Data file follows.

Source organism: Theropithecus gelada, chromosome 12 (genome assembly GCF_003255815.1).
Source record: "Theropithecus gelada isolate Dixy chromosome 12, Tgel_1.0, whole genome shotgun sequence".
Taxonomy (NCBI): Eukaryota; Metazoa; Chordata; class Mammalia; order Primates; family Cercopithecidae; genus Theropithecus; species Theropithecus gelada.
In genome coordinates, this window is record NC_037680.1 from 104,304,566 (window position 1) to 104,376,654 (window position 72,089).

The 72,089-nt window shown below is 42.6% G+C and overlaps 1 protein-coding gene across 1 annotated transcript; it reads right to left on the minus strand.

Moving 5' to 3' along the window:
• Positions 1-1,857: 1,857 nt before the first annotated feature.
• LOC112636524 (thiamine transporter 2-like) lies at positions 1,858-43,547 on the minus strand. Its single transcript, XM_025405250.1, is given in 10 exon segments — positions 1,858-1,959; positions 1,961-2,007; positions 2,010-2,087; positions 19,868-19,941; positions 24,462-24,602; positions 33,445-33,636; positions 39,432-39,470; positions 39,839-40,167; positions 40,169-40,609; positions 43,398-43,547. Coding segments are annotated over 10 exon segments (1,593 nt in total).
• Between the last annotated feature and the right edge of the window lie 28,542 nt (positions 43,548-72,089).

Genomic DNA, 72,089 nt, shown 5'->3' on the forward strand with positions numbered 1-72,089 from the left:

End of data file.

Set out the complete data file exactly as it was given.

Source organism: Theropithecus gelada, chromosome 12 (genome assembly GCF_003255815.1).
Source record: "Theropithecus gelada isolate Dixy chromosome 12, Tgel_1.0, whole genome shotgun sequence".
Taxonomy (NCBI): Eukaryota; Metazoa; Chordata; class Mammalia; order Primates; family Cercopithecidae; genus Theropithecus; species Theropithecus gelada.
In genome coordinates, this window is record NC_037680.1 from 104,304,566 (window position 1) to 104,376,654 (window position 72,089).

The 72,089-nt window shown below is 42.6% G+C and overlaps 1 protein-coding gene across 1 annotated transcript; it reads right to left on the minus strand.

Moving 5' to 3' along the window:
• Positions 1-1,857: 1,857 nt before the first annotated feature.
• LOC112636524 (thiamine transporter 2-like) lies at positions 1,858-43,547 on the minus strand. Its single transcript, XM_025405250.1, is given in 10 exon segments — positions 1,858-1,959; positions 1,961-2,007; positions 2,010-2,087; positions 19,868-19,941; positions 24,462-24,602; positions 33,445-33,636; positions 39,432-39,470; positions 39,839-40,167; positions 40,169-40,609; positions 43,398-43,547. Coding segments are annotated over 10 exon segments (1,593 nt in total).
• Between the last annotated feature and the right edge of the window lie 28,542 nt (positions 43,548-72,089).

Genomic DNA, 72,089 nt, shown 5'->3' on the forward strand with positions numbered 1-72,089 from the left: